Jerusalem's ultra-Orthodox enclaves are home to tens of thousands of Haredi Jews who live in crowded conditions, poverty, and a distinct lack of official Israeli presence.
These nearly separate enclaves within the capital city, are concentrated into three main neighborhoods - Mea She'arim, Geula, and the Bukharim quarters of West Jerusalem.
Most of the residents belong to extremists factions of ultra-Orthodox Judaism. Some of them refrain from using state-funded services out of principle, while others refuse to receive rations and stipends and strictly abide by rigid religious guidelines of modesty and gender segregation.
Just last Saturday evening, an store belonging to an optics chain in a major intgersection outside two of the neighborhoods, was vandalized because it exhibited a picture of a woman.
Isarel is not effectively the sovereign body in these neighborhoods, and this has been the reality for decades. Police vehicles, municipality cars, firefighters, and essentially all outsiders, are greeted with resistance, and often violence, upon entering those areas.
Violent protests often break out over matters such as modesty, Israeli conscription law or infrastructure work that is seen by the local residents as a violation of Jewish graves.
The light rail train has been under construction, and subject to ultra-Orthodox demonstrations for over two years,costing the e company overlooking the project, hundreds of millions of shekels as well as some major scheduling delays.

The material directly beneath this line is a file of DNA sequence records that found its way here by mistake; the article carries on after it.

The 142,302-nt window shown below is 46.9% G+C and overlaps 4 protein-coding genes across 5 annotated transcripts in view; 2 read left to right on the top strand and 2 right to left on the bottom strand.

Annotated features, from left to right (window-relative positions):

Vehicles set on fire and destroyed fences are common occurrences. The police has tried to protect the construction sites by providing the company with security personnel, but have not been successful in putting a halt to the recurring vandalism.
Last week, a mother of 11 was seriously hurt when hit by a burning trash container that was pushed down the road by the rioters, when she was on her way to the grocery store.
That violence came after two men were arrested for burning a store selling mobile phone devices, which are prohibited for use by the religious authorities governing these groups.
Local residents explained that this kind of protest is not uncommon. "Ask an average Haredi person and he will tell you that in the past years it has become terrifying to walk here," says a Geula resident.
"One time its a mobile phone store, another time its an arrest of deserter from the IDF, and another time its just bored youths who have time on a Friday night . The bottom line - there is no law and there is no one maintaining order."
Another resident admitted that the problem is that the residents of those neighborhoods have autonomy to do whatever they want. "The police won't tell you this, but they're scared to enter," he says.
A Haredi woman who lives in Mea She'arim, claims that the police does more harm than good. "We prefer they don't come in here, and that way no accidents could happen.
"We want them to leave us alone and let us live by the way of the Torah without the rules of the Zionist state. We know how to solve our problems on our own, and we have no interest in the government educating us on how to act," she says.